After eating at various different Greek restaurants, it was time to try and make some traditional Greek foods on our own. We made three traditional Greek foods: Dolmades, spinach pie, and Greek donuts. All three of the recipes came from a Greek woman named Soula, who has been cooking for many years, and she knew the perfect way to make everything. We started with the spinach pie; we first had to make the dough, which was a time consuming process. Spinach pies are very flaky, and to make it flaky, you have to roll the dough out very thin, almost as thin as a piece of paper. When Soula was rolling out the dough, it seemed so easy, she was very quick and precise. As we all started to try and roll the dough out ourselves, it didn’t seem so easy anymore. It takes years of practice to make it perfect. We laid five sheets of the dough in a pan, then put a cheese and spinach filling on top, followed by five more sheets of dough, and of course covered it with olive oil, a staple of the Greek diet. This took about 30 minutes to bake. Next we made the dolmades, which is a rice mixture, covered in grape leaves. I had tried this traditional Greek food at many different restaurants, so I was excited to see how this one turned out. The rice filling was made of lemon juice, dill, rice, and mint. The rice was left uncooked, because it cooks inside of the grape leaves all at once. Soula showed us how to wrap each grape leaf, so that each piece looked the same. Once everyone got the hang of it, it wasn’t too hard; this process was definitely easier than rolling out the dough. Once all of the rice was wrapped in grape leaves, we boiled them in water for about twenty five minutes. Lastly, we made Greek donuts. The dough was relatively easy to make, consisting of basic ingredients like flower, sugar, water, and corn oil. Once the dough was made, Soula balled the dough and deep fried it in boiling corn oil. After about two minutes, she took them out and we topped them with honey and cinnamon sugar. Overall, the Greek donuts were definitely my favorite, however all of it was delicious. Considering we had tried all of these foods at restaurants we went to, it was very interesting to see how intricate the processes were to make these foods. I also enjoyed learning how to make these foods because I can bring these techniques back home and show them to my family, so they can have a little taste of Greek culture too.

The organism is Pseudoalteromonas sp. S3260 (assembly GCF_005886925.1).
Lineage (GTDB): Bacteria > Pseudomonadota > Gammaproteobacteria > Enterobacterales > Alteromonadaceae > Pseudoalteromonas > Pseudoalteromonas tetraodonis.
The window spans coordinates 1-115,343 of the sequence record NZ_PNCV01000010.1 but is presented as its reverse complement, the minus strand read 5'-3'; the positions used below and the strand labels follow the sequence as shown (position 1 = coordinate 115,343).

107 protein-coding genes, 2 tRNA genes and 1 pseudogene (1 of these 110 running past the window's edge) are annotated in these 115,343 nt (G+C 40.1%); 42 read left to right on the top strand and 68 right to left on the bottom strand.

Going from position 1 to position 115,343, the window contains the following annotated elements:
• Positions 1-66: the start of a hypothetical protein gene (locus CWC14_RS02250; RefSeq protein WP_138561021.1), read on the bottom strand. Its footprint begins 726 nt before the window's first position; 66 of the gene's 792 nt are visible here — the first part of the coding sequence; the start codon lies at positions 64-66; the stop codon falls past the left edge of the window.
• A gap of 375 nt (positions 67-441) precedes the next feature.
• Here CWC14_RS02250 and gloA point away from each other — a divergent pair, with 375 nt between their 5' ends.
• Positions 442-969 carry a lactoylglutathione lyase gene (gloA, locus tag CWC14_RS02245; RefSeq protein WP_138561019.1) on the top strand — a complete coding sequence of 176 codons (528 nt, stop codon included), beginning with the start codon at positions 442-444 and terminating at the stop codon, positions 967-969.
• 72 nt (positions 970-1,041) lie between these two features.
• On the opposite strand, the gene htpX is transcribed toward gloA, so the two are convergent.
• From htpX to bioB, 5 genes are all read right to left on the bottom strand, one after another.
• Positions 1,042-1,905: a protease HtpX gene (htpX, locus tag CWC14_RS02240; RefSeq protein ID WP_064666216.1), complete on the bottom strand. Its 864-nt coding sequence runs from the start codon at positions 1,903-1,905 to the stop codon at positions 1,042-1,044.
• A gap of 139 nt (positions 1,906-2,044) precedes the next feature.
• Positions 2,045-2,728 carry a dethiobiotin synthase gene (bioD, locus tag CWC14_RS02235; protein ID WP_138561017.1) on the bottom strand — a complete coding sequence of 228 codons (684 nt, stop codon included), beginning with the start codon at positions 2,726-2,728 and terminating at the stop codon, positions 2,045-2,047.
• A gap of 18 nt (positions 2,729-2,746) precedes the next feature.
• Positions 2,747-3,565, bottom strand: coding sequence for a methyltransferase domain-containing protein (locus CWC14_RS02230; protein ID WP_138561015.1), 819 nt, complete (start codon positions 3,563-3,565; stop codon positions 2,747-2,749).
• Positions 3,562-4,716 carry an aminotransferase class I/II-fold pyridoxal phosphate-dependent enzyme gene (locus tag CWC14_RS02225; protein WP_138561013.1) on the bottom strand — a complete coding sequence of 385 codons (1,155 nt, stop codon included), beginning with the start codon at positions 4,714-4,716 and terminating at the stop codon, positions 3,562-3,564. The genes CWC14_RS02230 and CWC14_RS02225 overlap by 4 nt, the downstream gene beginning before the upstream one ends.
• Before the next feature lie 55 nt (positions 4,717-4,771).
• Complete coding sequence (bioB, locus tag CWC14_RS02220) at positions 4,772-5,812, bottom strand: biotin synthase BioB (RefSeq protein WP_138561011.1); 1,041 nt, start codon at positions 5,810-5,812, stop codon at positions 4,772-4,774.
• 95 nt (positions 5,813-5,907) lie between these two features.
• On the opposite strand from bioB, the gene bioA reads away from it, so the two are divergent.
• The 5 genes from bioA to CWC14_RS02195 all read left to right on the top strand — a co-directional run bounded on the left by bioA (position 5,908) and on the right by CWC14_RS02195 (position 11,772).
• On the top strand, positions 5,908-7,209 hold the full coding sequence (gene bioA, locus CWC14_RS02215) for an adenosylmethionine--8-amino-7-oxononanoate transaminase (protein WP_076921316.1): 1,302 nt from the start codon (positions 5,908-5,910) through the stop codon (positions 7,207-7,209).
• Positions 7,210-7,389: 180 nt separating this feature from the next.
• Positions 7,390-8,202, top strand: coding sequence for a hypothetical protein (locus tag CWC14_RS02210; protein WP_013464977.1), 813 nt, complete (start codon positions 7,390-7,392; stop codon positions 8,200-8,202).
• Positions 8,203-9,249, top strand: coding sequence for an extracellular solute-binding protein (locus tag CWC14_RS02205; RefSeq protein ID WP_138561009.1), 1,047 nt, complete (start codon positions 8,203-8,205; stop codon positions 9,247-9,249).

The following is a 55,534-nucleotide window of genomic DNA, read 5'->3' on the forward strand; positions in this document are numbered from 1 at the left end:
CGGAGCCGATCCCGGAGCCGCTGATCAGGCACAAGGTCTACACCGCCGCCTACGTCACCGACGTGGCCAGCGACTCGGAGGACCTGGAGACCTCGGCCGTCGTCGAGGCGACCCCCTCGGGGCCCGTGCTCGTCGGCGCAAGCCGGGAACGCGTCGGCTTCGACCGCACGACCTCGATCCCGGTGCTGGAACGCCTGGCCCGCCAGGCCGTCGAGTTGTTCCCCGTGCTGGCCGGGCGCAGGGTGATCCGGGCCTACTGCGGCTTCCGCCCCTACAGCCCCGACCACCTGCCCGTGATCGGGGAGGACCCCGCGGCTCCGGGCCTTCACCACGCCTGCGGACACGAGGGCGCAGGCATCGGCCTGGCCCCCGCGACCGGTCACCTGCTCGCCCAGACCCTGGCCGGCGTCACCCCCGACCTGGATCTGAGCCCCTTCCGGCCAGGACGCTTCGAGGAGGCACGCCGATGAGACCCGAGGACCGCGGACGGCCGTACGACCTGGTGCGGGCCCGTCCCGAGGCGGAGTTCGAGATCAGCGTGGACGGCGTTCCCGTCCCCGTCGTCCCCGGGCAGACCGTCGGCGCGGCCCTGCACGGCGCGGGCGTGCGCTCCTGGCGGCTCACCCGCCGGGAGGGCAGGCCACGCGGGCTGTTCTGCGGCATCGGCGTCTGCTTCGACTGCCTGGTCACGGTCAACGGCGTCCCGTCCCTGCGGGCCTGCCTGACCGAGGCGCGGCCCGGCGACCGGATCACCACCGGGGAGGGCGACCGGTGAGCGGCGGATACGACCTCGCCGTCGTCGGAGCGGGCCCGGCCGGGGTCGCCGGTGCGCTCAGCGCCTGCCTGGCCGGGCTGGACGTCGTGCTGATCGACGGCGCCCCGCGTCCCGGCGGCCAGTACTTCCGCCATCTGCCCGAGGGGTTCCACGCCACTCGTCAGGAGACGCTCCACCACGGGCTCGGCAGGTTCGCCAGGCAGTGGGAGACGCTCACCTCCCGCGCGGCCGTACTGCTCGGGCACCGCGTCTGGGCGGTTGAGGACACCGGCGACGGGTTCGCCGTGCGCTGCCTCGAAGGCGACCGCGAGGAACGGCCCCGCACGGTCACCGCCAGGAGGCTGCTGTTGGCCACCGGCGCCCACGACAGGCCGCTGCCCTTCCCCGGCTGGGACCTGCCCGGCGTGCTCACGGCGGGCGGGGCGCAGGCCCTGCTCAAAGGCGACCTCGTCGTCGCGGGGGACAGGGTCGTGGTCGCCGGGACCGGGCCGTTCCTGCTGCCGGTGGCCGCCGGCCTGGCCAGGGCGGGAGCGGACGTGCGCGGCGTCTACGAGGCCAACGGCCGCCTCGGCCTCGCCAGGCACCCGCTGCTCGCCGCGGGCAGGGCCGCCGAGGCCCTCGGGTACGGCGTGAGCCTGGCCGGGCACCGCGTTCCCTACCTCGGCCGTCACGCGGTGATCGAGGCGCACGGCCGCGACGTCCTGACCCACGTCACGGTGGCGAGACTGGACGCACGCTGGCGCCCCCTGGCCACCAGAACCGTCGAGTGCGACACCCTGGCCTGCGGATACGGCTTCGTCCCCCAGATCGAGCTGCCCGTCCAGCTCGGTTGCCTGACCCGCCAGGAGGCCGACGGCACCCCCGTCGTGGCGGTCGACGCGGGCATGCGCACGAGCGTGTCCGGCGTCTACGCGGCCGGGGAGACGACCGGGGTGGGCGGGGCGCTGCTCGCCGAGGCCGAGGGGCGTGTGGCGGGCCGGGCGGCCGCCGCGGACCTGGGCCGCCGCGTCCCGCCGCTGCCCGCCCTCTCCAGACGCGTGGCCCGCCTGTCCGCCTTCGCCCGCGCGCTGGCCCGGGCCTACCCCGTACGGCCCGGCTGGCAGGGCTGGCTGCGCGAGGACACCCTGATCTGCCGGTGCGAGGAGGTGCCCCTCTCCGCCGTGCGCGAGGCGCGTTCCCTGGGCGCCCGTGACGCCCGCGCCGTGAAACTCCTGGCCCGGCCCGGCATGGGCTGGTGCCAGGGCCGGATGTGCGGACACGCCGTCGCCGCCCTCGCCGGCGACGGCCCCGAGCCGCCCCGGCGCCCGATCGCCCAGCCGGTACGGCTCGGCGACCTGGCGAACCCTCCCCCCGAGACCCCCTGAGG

Next was our excursion to Chalkidiki to see the beautiful beaches. In Santorini, we were not able to see any sand beaches, so I was excited to see the beautiful clear water that everyone had told me about before I came. This beach was about an hour away from the city of Thessaloniki. The beach was beautiful, I could see all the way to the bottom, even when my feet couldn’t touch the sand; the water was so clear. It was also neat to see the tourism service that we had learned so much about in our lectures in action. They had very comfortable lounging chairs out on the sand, and all you had to do was order a coffee or a snack, and they would let you sit in them all day. The food in Greece is a lot cheaper than it is in America; I got a sandwich and chips for only three Euros. This was the town Mrs. Antonoudi grew up on, so she got to tell us a lot about the area. She was telling us that the kids would count two things during the summer: how many times they got to swim in the ocean, and how many ice creams they got to eat. There were also a lot of local Greek people there, so it was neat to be in a place that wasn’t overpopulated by tourists. After a nice day at the beach, we got to eat dinner at a local restaurant with delicious food. The experience of eating at a Greek restaurant is something everybody should experience. First, the table is covered with appetizers, and you feel full before your main course even gets there. Then you have your main course. After this, is a complementary dessert, which is always delicious. This trip to the beach of Chalkidiki was the perfect way to end the trip, because it was so peaceful and relaxing, and also was a great way to tie together all of the things we had learned about Greek culture and the tourism sector of their economy.